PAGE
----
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Rahul has no magic wand

india Updated: Jun 24, 2006 22:09 IST
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Mention Rahul Gandhi in this predominantly Yadav belt some 30 kilometers off Moradabad and people contemptuously say: "Amethi-Rai Bareli ke chashme se Uttar Pradesh ko dekhoge to muh ki khaoge (if you view UP from the tinted glasses of Amethi-Rae Bareli, you'll fall flat on your face)." But speak to Congressmen here and they chorus: "Rahul bina koi nahin (no one except Rahul)." For them, Rahul is the answer to their prayers, the one who can bring light to a party groping in the dark.

But drum-beating loyalists and talk of Rahul coming of age notwithstanding, there are enough warning signs to show that having the Amethi MP at the helm of affairs before the UP elections next year won't change the Congress' fortunes in the state overnight, as it so desperately hopes.

Simply put, this means: UP isn't ready for the Congress and Rahul can do precious little to change that. The state is caste-driven and the carrot of development won't change this overnight. Rahul's roadshows will attract crowds, not votes. Congress credibility in the state is at an all-time low and the entire Gandhi clan put together can't change this.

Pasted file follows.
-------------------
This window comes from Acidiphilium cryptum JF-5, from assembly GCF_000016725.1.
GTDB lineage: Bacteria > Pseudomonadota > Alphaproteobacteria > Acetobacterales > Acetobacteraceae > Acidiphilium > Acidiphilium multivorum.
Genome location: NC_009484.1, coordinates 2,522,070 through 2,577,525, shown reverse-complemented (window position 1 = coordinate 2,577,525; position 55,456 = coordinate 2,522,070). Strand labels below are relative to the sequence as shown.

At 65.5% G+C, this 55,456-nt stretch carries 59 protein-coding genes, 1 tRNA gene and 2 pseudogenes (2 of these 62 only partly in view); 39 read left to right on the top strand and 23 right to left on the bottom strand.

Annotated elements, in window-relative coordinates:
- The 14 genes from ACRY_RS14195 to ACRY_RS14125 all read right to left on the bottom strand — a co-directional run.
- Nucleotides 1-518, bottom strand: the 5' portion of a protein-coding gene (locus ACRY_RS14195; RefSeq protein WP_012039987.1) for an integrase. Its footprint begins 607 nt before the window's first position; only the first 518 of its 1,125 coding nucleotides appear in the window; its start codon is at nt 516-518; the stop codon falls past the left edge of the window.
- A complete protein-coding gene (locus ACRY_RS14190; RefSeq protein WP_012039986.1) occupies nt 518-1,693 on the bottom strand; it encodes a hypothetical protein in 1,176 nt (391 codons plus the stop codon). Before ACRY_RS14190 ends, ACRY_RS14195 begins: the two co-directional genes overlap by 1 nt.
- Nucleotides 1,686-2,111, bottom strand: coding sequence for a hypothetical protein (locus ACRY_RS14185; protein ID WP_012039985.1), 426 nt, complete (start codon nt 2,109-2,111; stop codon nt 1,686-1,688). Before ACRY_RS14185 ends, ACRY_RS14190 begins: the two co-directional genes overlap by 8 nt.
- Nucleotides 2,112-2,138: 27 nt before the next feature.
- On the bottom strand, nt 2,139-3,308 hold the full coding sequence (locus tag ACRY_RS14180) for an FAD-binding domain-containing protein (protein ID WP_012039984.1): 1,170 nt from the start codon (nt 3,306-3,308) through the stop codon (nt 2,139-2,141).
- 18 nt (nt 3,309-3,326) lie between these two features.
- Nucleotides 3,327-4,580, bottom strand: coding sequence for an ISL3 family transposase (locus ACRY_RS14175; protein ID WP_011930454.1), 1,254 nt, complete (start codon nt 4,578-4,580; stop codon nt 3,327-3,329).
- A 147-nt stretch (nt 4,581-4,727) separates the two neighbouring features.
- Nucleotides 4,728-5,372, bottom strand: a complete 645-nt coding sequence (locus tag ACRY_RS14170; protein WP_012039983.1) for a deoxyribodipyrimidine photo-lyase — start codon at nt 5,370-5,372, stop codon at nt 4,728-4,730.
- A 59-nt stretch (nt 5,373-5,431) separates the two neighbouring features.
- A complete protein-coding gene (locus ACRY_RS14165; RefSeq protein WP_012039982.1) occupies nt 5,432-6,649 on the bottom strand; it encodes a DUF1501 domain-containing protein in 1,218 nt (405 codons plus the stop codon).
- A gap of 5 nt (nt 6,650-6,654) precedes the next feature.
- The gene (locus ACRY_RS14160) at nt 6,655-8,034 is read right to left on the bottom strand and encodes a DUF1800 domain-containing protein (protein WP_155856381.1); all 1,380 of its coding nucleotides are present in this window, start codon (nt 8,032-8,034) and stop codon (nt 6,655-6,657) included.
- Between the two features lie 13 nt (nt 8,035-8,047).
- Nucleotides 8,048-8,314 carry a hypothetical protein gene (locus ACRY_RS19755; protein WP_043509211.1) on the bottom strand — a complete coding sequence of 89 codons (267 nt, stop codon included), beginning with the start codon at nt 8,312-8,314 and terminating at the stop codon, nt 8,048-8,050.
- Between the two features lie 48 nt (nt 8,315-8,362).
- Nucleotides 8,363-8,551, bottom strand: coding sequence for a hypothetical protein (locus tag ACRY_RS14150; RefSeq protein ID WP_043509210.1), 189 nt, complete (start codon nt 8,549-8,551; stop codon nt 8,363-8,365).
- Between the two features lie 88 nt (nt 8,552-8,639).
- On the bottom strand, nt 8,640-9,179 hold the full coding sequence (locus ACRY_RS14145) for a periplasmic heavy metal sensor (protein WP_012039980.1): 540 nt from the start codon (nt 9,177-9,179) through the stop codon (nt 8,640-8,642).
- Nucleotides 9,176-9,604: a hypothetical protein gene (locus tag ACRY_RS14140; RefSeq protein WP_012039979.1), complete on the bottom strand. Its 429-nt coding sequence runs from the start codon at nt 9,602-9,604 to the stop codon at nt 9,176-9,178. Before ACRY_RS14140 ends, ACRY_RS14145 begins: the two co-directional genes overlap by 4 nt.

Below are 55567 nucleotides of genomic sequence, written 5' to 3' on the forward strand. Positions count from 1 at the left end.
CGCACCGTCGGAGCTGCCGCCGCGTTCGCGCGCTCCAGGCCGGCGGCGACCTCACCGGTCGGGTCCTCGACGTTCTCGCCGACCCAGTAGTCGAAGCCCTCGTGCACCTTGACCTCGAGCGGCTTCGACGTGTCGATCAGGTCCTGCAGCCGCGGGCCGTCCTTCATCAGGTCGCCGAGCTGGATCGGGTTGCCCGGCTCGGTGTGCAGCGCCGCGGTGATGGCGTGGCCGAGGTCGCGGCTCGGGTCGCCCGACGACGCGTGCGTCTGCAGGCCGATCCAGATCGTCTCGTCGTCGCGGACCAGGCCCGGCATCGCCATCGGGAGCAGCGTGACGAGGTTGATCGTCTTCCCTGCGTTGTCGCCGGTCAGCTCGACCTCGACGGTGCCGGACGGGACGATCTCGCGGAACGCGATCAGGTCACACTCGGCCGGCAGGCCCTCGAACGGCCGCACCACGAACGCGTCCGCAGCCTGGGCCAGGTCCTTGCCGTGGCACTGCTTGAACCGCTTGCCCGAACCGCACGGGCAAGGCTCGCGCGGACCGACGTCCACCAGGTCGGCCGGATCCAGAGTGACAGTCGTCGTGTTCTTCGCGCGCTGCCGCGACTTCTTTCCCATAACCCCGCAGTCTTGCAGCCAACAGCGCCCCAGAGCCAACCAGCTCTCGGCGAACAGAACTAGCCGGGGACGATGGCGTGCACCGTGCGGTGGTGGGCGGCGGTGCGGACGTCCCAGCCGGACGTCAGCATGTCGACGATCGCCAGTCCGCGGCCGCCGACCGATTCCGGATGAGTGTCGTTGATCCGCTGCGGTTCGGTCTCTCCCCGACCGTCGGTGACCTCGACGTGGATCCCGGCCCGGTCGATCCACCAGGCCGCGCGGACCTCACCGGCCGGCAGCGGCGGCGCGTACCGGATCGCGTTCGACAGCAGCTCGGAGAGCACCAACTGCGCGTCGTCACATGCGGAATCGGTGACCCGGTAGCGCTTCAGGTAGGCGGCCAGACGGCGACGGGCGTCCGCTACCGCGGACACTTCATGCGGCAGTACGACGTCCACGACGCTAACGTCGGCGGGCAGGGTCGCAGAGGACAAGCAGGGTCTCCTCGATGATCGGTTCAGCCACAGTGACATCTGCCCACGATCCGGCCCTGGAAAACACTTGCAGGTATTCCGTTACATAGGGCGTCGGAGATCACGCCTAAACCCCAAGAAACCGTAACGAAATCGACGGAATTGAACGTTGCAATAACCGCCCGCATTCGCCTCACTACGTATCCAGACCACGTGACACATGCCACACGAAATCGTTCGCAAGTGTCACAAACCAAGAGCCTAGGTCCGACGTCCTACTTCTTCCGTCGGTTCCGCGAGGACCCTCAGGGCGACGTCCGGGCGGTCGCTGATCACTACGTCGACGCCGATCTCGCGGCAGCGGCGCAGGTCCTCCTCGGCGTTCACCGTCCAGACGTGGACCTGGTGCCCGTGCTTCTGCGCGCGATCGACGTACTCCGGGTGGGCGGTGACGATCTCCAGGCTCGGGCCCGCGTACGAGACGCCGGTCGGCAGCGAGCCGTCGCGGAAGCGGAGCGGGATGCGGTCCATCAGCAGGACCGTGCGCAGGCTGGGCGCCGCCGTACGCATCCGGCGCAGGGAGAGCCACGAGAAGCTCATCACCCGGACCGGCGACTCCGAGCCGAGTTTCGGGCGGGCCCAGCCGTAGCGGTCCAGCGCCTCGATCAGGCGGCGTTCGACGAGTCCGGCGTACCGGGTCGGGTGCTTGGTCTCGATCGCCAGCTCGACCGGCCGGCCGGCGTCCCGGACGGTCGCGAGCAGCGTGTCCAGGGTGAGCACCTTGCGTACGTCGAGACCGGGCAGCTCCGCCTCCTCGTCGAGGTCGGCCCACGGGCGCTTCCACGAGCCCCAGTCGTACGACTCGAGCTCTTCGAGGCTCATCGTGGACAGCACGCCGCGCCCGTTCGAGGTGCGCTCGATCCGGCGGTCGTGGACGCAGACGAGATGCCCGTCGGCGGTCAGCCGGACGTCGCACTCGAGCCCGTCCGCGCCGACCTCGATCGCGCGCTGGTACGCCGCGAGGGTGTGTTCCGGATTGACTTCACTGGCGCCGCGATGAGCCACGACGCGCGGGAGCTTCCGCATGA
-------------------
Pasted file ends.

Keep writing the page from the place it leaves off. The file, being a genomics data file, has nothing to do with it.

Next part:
What's more, the move might do more damage than good. Even if chest-thumping Congressmen manage to push Rahul into trying to set the UP house in order, he will end up in a cesspool that will cancel the recently achieved "gains" in Rae Bareli. So, the sensible thing to do would be to "wait" rather than "commit suicide", particularly in places like Sambhal where development and caste go hand in hand. Represented by Mulayam Singh Yadav's brother, Sambhal gets electricity 20 hours a day and has good roads. "We grew up getting car suspensions changed every two years and using refrigerators as cupboards but now things have improved," says Mian Sarai's Hakim Sahib, who feels cutting into the Samajwadi Party votebank will be an uphill task.

In areas where the SP is on the wane, the Mayawati-led BSP is the party in waiting.

So Rahul or no Rahul, round one is as good as lost for the Congress. However, a few years down the line, he could tilt the balance in his party's favour, something most agree will be "a long haul".

It is in this context that Rahul's roadshows and public contact is being seen as an "exercise exciting only the Congress". For political dividends, visibility needs to be backed by sustained effort and a clear message that the Congress means business and intends to deliver. As of now, it is a "nowhere party" and Rahul's persona may not be enough to alter existing caste equations.

As for the hullabaloo over the Rae Bareli victory, the ground reality is that the party has failed to bag any of the assembly seats in a constituency the Congress would wish to tout as a "Gandhi stronghold". The picture could have been perceptibly different if Mayawati had put up a candidate to oppose Sonia Gandhi or if the SP had fielded Jaya Bachchan.

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